One size doesn’t fit all: Digitization designed for industry

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Less than 20% of data generated by industrial companies is actually used. Even less is analyzed. This means up to 80% of data is lost for analytics and decision-making.

Originally published in the December 2021 issue of Power engineering

Heavy industries have been slow to take advantage of the digital revolution, causing these crucial sectors to miss out on the hidden efficiencies and asset protections provided by artificial intelligence and a data-driven world.

One size doesn’t fit all.

ABB executives joined Power Engineering for an exclusive Q&A to talk about the ABB Ability Genix Industrial Analytics and AI Suite, the digital revolution for industry, and how to navigate the energy transition using your own data.

Power Engineering (PE) : How has the digital revolution evolved in recent years for industry?

With the advent of digitalization, vast amounts of real-time sensor and operational data, transaction data, and engineering design data is at our disposal from various sources. Our opportunity is to collect and contextualize this data to develop analytics that use artificial intelligence to help users make better business decisions.

Less than 20% of data generated by industrial companies is actually used. Even less is analyzed. This means up to 80% of data is lost for analytics and decision-making. Unless technology is deeply integrated with operational processes, the path to Industry 4.0 value realization will remain slow.

Rajesh Ramachandran, Chief Digital Officer, ABB Process Automation

PE: And how about the impact of A.I.?

RR: The proliferation of artificial intelligence and machine-learning techniques using sensors, digital data, and remote inputs allows us combine information from a variety of sources, analyze it instantly, and act on the insights derived. With improvements in storage systems, processing speeds and analytical techniques, we are greatly improving analysis and decision making.

We have been using artificial intelligence and machine learning to bring a higher degree of prediction accuracy to optimize operations, processes, and assets. Applying AI to industries that one understands and in which one has significant experience enables safer, smarter, and more sustainable operations.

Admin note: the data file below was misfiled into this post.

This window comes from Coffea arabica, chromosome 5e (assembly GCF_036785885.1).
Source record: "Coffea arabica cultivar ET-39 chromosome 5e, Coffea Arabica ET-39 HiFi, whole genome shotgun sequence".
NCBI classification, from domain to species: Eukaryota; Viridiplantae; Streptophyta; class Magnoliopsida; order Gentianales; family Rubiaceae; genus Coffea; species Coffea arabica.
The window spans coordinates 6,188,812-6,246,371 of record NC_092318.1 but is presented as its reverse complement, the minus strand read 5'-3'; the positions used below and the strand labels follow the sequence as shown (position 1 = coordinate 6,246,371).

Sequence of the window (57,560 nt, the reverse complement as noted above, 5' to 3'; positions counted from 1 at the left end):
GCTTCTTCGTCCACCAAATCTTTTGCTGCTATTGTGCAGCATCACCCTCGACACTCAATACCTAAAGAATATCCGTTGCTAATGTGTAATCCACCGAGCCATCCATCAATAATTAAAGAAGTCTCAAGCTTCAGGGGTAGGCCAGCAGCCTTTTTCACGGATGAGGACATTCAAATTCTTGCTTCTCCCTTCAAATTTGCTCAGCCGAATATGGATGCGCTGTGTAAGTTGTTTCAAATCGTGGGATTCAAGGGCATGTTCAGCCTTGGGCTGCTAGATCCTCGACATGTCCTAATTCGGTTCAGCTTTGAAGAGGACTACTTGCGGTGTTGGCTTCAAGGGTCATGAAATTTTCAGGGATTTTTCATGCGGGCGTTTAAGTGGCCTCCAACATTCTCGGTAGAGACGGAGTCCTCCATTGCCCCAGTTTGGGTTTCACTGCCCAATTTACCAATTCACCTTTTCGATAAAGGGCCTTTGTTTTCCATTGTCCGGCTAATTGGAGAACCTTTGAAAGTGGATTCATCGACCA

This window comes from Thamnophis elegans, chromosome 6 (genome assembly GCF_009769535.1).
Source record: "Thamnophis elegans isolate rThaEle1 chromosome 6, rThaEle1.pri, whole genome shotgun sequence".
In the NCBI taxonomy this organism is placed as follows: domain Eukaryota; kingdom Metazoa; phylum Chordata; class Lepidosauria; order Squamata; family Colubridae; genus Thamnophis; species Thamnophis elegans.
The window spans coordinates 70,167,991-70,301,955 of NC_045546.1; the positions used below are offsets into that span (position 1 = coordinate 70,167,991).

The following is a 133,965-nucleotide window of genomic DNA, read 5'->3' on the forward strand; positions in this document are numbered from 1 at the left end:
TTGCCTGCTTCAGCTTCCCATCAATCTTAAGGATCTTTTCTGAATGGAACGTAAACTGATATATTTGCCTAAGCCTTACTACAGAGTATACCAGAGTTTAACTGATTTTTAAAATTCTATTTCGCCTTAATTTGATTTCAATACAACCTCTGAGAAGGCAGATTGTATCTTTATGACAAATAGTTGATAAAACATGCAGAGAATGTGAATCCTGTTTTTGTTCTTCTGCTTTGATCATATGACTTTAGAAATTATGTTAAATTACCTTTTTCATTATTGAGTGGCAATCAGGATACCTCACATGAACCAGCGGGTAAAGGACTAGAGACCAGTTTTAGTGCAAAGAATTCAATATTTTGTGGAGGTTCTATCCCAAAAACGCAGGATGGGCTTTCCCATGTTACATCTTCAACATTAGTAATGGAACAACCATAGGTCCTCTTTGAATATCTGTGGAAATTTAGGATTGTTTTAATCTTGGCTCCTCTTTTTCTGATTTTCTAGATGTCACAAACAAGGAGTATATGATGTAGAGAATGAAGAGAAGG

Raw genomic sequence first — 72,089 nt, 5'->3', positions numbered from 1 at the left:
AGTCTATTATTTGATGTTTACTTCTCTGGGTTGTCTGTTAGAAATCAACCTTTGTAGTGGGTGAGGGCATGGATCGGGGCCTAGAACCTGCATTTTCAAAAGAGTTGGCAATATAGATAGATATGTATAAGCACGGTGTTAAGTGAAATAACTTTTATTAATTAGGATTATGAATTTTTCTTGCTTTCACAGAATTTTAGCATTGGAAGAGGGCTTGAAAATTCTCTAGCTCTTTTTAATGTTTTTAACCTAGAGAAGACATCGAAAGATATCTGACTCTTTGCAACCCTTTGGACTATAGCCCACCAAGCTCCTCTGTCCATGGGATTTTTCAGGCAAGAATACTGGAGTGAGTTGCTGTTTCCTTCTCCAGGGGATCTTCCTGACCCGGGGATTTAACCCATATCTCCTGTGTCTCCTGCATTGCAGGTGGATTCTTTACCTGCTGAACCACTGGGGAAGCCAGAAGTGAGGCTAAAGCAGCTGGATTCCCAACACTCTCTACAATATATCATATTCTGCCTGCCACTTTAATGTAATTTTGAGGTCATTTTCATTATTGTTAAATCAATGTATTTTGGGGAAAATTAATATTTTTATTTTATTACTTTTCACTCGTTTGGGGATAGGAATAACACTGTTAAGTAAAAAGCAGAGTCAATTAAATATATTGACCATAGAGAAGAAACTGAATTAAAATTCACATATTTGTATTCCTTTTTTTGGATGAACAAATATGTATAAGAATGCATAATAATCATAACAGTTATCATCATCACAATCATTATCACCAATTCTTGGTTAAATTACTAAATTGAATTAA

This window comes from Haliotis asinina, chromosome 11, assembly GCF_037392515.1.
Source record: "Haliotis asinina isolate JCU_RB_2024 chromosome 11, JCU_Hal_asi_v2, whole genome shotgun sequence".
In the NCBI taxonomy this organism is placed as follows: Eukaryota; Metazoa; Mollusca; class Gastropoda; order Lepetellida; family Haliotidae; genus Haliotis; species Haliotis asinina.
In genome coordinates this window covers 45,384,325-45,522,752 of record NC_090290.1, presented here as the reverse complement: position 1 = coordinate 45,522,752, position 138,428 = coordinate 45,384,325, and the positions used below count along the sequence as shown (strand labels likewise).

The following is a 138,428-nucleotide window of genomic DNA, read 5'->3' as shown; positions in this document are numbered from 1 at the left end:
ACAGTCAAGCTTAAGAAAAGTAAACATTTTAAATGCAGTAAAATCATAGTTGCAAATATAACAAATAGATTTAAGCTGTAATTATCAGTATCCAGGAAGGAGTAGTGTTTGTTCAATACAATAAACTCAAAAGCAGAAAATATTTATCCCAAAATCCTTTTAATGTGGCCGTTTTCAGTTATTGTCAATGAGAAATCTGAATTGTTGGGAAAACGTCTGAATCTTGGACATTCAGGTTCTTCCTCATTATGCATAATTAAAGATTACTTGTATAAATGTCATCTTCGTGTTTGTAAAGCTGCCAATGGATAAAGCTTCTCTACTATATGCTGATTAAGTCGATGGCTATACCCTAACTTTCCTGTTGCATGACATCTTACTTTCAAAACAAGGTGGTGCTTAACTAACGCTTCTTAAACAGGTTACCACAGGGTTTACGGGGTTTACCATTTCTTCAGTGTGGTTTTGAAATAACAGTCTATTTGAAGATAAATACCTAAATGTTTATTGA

PE: How has A.I. influenced remote monitoring?

RR: Traditional condition monitoring ascertains the health of an asset based on hard-coded alarms and experienced analysts. This approach however can lead to false alarms or late diagnosis of abnormal behaviors or faults. This approach also looks at signals from a single sensor (maybe two) and fails to provide a holistic picture of asset health.

Data analytics, artificial intelligence and machine-learning methods overcome these gaps and diagnose the health of an asset based on a combination of sensor signals to generate prescriptive advice. Additionally, AI techniques can be used to predict future health and calculate the remaining life of an asset. This can reduce maintenance costs and improve production uptime by allowing users to apply reliability-centered maintenance instead of traditional time-based maintenance that may add unnecessary interactions and induce failures.

AI in the future will supplement traditional condition monitoring by establishing an expert system to provide early warning of potential faults, generate prescriptions to address them, and accurately estimate the remaining life of the asset.

PE: What types of other industries are requesting this technology?

RR: All asset-intensive industries can use this kind of technology, including:

  • Oil & gas
  • Chemicals
  • Refining
  • Metals
  • Pulp & paper
  • Cement
  • Mining
  • Power generation
  • Water
  • Food & Beverage
  • Life Sciences
  • Manufacturing

How can Genix improve performance and extend asset lifetime?

One of the key solutions developed in the Genix Industrial Analytics and AI suite is the Genix APM Suite. “APM” stands for “Asset Performance Management.” Genix APM collects and organizes data from operating assets through information and operational technology such as Enterprise Resource Planning, Computerized Maintenance Management and Enterprise Asset Management systems. 

Next, Genix APM calculates expected performance, models faults, and contextualizes data using past performance, AI, and prescriptive and predictive analytics. Key to this contextualization is domain knowledge from both ABB and end-user subject matter experts.  Leading technology in knowledgeable, experienced hands helps users to decide when and how to maintain assets, improve asset performance, extend asset life, and plan asset replacement.

Gino Hernandez, Head of Global Digital Business for ABB Energy Industries

PE: Conventional power generators are under mounting pressure from corporations and investors, often constraining budgets. Is asset performance and monitoring, within digitization, being appropriately prioritized by asset owners?